"The show was one of the shortest ones we've ever had, about 90 minutes, which of course, left quite a bit of time for the traditional dance party," said Marcia Sindelar of Oven Productions, the showís sponsor. "That went on for 3Ĺ hours, and the dance floor was always crowded. We had a very successful evening. I felt this Variey Show was one of the best--sexy, fun and entertaining."
Oven Productions is a nonprofit organization that promotes feminist culture in the Cleveland area. Since 1975, Oven has produced over 160 cultural events including music, comedy, films, theatre, art, dance, poetry and crafts.
Some of the women who appeared in the Womyn's Variety Show included Eve Muzic and Merideth Shantz of the punk rock group The Cassettes; acoustic guitarist Carol Smith who performed "Me and Bobby McGee," and some good olí country stompin' from Cleveland's popular Rainbow Wranglers. |
by Eric Resnick
Frankfort, Ky.--The Kentucky House of Representatives is considering a statewide gay and lesbian civil rights bill, and, at the same time, a measure to cancel all local gay and lesbian rights ordinances.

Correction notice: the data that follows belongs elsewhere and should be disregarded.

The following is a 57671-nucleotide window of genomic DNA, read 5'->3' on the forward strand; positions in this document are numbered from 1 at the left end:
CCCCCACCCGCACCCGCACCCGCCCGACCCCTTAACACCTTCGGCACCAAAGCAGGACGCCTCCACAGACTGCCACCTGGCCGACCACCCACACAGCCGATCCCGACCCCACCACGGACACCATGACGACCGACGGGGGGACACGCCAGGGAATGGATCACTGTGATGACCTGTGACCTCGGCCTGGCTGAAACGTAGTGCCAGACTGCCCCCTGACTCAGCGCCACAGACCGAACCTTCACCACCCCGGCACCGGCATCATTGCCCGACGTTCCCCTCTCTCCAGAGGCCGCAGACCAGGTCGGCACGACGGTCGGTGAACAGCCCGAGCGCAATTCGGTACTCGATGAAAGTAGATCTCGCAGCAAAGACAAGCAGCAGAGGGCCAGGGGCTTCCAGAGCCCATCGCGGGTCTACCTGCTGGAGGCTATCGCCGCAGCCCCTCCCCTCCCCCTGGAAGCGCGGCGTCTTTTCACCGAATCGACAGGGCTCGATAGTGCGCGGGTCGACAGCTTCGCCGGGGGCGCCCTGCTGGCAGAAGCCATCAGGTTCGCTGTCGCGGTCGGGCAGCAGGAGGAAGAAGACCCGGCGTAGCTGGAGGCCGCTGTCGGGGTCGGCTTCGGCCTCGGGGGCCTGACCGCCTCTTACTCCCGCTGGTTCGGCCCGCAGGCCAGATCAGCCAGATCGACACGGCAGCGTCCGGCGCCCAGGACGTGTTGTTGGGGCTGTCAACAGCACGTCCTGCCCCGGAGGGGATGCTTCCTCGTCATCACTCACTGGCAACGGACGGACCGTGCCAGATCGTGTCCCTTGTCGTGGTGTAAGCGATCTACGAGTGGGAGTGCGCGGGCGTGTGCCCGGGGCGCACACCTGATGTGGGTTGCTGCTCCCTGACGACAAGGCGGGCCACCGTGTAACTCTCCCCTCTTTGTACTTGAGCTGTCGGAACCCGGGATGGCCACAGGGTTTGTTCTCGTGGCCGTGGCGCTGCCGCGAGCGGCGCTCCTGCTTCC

House Bill 166, sponsored by Lexington Democrat Kathy Stein, adds sexual orientation and gender identity to the list of groups protected against discrimination. The bill was introduced January 5 and sent to the Judiciary committee February 6.
A similar measure was introduced by Stein during the last legislative session, without the definition of gender identity.
This yearís bill has three additional sponsors, all Democrats.
House Bill 190, sponsored by Ft. Thomas Republican and Northern Kentucky Right to Life member Joseph Fischer, voids all local civil rights ordinances in the state that protect groups not covered in federal civil rights laws. It was introduced February 7 and sent to the Judiciary committee February 8.